Cork is extracted only from early May to late August, when the cork can be separated from the tree without causing permanent damage. When the tree reaches 25–30 years of age and about 24in (60 cm) in circumference, the cork can be removed for the first time. However, this first harvest almost always produces poor quality or "male" cork. Subsequent extractions usually occur at intervals of 9 years, though it can take up to 13 for the cork to reach an acceptable size. If the product is of high quality it is known as "gentle" cork, and, ideally, is used to make stoppers for wine and champagne bottles.
The workers who specialize in removing the cork are known as extractors. Extractors use a very sharp axe to make two types of cuts on the tree: one horizontal cut around the plant, called a crown or necklace, at a height of about 2-3 times the circumference of the tree, and several vertical cuts called rulers or openings. This is the most delicate phase of the work because, even though cutting the cork requires quite a bit of strength, the extractor must not damage the underlying phellogen or the tree will die.
To free the cork from the tree, the extractor pushes the handle of the axe into the rulers. A good extractor needs to use a firm but precise touch in order to free a large amount of cork without damaging the product or tree.
These freed portions of the cork are called planks. The planks usually have to be carried off by hand since cork forests are rarely accessible for vehicles. Finally, the cork is stacked and traditionally left to dry, from where it can be loaded onto a truck and shipped to a processor.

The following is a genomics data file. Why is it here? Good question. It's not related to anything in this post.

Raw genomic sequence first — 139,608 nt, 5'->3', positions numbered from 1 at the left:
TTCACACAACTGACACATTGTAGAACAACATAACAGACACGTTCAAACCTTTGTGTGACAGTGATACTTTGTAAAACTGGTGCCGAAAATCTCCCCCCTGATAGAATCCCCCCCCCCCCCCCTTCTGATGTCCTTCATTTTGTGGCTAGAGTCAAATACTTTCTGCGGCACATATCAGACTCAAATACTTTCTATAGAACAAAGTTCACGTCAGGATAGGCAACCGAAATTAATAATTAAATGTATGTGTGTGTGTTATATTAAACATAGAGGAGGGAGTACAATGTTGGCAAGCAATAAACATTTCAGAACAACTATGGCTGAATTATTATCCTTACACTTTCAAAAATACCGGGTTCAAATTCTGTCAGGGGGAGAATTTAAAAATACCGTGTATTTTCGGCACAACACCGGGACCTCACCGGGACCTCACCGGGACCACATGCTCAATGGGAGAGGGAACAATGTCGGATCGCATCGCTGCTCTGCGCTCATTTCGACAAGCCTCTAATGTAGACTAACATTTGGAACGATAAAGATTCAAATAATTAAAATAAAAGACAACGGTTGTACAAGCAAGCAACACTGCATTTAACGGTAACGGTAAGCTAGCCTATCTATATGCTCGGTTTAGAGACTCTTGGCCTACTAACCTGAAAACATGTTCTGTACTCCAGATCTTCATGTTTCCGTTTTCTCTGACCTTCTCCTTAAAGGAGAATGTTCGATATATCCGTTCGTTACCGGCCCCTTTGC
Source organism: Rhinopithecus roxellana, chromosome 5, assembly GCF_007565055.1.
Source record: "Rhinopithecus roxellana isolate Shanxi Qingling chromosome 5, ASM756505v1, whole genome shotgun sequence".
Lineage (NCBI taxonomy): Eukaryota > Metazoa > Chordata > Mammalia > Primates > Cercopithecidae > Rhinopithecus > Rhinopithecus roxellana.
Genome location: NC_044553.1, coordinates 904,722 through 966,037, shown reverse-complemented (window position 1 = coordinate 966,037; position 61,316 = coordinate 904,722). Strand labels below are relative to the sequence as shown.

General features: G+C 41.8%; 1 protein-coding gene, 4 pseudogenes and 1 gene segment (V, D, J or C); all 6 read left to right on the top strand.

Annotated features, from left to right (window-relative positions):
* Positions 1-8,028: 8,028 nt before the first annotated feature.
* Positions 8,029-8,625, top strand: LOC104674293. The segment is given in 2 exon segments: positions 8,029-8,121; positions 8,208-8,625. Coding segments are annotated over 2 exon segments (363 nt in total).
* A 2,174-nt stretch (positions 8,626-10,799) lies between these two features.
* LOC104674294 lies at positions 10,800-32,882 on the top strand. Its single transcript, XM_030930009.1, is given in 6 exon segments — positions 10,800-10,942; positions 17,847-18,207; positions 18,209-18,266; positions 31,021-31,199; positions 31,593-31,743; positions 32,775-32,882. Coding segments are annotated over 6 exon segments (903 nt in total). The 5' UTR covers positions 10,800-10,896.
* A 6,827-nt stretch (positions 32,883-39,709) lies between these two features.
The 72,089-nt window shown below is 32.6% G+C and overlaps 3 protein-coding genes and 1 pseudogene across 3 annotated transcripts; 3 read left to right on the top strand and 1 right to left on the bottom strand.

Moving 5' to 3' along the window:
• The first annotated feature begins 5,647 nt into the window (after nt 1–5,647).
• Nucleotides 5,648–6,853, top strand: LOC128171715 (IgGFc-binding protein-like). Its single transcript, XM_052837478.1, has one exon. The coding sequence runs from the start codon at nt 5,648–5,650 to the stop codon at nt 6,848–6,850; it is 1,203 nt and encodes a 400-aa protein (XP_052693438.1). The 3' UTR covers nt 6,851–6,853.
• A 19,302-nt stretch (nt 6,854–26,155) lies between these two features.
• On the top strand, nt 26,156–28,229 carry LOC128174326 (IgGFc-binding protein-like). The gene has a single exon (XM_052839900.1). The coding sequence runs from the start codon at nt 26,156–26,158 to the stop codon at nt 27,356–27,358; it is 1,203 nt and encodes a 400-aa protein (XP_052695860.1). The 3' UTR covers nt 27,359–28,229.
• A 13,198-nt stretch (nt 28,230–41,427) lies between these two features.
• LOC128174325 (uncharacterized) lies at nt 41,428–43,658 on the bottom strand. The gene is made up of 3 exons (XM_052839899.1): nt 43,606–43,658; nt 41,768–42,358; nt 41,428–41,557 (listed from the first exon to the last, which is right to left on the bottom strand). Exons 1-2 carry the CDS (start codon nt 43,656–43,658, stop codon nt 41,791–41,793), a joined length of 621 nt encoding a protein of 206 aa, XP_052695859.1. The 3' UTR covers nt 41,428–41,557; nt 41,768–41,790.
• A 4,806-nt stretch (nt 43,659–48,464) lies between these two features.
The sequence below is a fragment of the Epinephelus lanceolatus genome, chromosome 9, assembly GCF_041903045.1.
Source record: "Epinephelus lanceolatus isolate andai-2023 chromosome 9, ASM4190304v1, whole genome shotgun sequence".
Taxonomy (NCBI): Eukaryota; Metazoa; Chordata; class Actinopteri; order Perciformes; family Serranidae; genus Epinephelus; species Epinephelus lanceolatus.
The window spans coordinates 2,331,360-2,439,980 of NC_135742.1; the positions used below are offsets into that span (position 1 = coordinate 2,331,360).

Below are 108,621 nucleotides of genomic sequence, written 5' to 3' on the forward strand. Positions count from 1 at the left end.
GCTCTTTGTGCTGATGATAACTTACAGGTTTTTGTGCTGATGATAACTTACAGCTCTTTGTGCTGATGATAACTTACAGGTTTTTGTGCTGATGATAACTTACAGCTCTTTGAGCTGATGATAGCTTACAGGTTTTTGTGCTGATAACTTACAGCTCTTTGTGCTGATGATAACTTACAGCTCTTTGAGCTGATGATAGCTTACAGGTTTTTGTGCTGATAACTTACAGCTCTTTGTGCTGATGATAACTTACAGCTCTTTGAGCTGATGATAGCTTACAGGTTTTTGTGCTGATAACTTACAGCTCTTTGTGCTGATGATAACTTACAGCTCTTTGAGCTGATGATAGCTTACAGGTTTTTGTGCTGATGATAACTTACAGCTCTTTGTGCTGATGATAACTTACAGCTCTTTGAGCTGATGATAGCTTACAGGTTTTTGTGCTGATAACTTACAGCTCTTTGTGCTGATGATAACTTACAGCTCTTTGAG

Cork's elasticity combined with its near-impermeability makes it suitable as a material for bottle stoppers, especially for wine bottles. Cork stoppers represent about 60% of all cork based production.
Wine corks can be made of either a single piece of cork, or composed of particles, as in champagne corks; corks made of granular particles are called "technical corks". Natural cork closures are used for about 80% of the 20 billion bottles of wine produced each year. After a decline in use as wine-stoppers due to the increase in the use of cheaper synthetic alternatives, cork wine-stoppers are making a comeback and currently represent approximately 60% of wine-stoppers today.
- Cork is used in musical instruments, particularly woodwind instruments, where it is used to fasten together segments of the instrument, making the seams airtight. Conducting baton handles are also often made out of cork.
- It is also used in shoes, especially those using Goodyear Welt Construction. Cork is also used inside footwear to improve climate control and comfort.